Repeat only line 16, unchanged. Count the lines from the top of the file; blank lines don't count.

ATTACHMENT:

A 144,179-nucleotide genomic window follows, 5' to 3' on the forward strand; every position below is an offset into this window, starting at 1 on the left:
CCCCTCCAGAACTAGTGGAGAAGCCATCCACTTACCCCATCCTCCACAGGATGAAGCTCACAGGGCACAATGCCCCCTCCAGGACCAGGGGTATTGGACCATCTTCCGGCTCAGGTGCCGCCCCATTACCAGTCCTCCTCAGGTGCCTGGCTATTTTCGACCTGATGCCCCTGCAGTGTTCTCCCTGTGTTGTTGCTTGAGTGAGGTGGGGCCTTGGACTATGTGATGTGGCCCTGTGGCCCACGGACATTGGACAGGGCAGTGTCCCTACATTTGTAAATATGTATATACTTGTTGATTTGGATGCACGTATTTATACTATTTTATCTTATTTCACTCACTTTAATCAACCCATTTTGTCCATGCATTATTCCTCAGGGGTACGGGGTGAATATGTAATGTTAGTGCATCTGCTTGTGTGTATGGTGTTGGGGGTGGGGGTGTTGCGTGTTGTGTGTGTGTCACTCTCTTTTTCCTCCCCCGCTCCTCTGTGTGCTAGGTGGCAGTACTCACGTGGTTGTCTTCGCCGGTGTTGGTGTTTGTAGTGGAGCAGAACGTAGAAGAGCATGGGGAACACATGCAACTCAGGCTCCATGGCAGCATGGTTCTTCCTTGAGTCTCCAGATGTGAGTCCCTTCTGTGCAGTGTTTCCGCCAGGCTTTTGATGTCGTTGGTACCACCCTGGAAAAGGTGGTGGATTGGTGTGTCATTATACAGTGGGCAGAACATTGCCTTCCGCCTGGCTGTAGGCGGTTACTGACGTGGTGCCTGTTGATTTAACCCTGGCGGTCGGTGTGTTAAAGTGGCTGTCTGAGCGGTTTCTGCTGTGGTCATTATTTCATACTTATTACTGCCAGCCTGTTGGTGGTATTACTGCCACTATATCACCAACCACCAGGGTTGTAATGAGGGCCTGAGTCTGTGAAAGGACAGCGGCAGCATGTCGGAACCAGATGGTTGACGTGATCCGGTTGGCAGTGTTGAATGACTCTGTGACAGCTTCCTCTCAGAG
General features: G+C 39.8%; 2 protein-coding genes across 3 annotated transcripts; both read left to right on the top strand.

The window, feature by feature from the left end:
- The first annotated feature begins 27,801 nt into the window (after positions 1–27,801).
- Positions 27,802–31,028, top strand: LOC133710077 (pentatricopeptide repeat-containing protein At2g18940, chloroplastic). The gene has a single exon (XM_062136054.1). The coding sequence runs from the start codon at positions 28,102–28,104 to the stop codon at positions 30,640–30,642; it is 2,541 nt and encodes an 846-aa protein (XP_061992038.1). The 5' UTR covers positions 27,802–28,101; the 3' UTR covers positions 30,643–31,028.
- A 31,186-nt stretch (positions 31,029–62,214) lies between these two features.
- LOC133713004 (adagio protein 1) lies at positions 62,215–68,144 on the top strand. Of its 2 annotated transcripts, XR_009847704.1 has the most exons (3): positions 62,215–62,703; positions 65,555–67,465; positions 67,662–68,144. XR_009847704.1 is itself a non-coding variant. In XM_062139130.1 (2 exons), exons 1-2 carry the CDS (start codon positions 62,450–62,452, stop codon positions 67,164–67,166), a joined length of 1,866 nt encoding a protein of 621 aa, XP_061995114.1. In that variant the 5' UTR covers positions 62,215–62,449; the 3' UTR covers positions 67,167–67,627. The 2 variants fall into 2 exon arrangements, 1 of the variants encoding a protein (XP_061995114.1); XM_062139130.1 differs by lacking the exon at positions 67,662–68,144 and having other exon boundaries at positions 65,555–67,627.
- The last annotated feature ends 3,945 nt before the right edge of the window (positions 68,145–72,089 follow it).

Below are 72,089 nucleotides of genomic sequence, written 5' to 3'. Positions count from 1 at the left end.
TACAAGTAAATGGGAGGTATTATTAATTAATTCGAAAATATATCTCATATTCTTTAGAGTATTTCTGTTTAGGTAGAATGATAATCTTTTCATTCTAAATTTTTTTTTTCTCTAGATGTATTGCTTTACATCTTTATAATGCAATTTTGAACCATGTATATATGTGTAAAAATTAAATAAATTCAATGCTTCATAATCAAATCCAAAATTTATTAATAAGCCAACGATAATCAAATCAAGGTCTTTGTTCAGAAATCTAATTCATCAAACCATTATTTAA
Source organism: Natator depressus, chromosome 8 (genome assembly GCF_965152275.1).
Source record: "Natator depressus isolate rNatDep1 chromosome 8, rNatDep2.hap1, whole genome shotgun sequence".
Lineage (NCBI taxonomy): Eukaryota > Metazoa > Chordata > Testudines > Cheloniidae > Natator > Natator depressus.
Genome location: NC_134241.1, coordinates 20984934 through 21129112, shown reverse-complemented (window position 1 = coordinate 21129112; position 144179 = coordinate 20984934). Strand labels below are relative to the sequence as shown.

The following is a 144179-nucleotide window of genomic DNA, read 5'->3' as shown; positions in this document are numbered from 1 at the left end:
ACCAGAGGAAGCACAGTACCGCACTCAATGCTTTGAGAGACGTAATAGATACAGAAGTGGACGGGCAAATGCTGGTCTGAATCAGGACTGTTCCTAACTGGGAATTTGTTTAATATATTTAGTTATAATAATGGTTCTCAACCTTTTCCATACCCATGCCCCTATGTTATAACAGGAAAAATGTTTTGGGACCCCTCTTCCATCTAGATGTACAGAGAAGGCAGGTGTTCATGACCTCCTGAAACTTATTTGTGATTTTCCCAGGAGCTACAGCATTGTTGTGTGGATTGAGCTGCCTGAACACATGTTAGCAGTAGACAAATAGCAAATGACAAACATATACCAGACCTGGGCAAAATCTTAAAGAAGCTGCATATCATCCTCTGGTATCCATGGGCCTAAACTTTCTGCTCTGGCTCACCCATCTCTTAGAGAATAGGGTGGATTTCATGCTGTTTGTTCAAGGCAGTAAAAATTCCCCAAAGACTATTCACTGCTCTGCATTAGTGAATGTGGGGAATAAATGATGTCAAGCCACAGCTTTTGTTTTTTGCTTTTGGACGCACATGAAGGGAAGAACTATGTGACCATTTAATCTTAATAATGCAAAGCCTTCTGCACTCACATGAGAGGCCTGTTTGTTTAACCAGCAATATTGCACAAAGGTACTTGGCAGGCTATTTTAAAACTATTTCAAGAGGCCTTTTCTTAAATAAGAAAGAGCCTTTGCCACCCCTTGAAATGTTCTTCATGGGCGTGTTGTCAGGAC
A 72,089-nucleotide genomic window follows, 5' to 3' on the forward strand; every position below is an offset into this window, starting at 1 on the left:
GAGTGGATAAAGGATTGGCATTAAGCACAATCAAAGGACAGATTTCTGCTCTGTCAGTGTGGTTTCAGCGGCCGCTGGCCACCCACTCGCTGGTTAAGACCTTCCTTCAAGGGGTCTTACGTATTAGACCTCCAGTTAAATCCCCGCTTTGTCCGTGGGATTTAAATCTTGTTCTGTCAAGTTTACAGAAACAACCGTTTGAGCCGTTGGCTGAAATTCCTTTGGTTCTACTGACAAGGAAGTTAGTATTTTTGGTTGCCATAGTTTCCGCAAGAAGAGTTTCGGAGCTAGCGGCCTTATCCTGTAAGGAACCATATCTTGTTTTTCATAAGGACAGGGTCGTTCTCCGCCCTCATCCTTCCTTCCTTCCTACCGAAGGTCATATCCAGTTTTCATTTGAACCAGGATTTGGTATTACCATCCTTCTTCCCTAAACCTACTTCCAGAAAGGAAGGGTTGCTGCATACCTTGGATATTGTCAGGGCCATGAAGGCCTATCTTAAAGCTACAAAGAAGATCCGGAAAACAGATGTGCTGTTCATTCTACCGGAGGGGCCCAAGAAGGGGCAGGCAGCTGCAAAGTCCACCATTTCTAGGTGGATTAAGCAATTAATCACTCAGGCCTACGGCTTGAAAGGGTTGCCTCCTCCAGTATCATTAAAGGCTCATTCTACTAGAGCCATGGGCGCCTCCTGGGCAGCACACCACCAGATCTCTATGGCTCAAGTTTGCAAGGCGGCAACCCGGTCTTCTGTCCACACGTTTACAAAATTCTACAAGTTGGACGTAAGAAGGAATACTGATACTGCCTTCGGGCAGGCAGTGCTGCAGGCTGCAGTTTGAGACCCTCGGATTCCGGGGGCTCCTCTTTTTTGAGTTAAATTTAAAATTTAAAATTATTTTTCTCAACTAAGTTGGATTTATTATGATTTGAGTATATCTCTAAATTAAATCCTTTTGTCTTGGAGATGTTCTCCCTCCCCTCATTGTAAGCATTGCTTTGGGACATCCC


The following is a 144179-nucleotide window of genomic DNA, read 5'->3' as shown; positions in this document are numbered from 1 at the left end: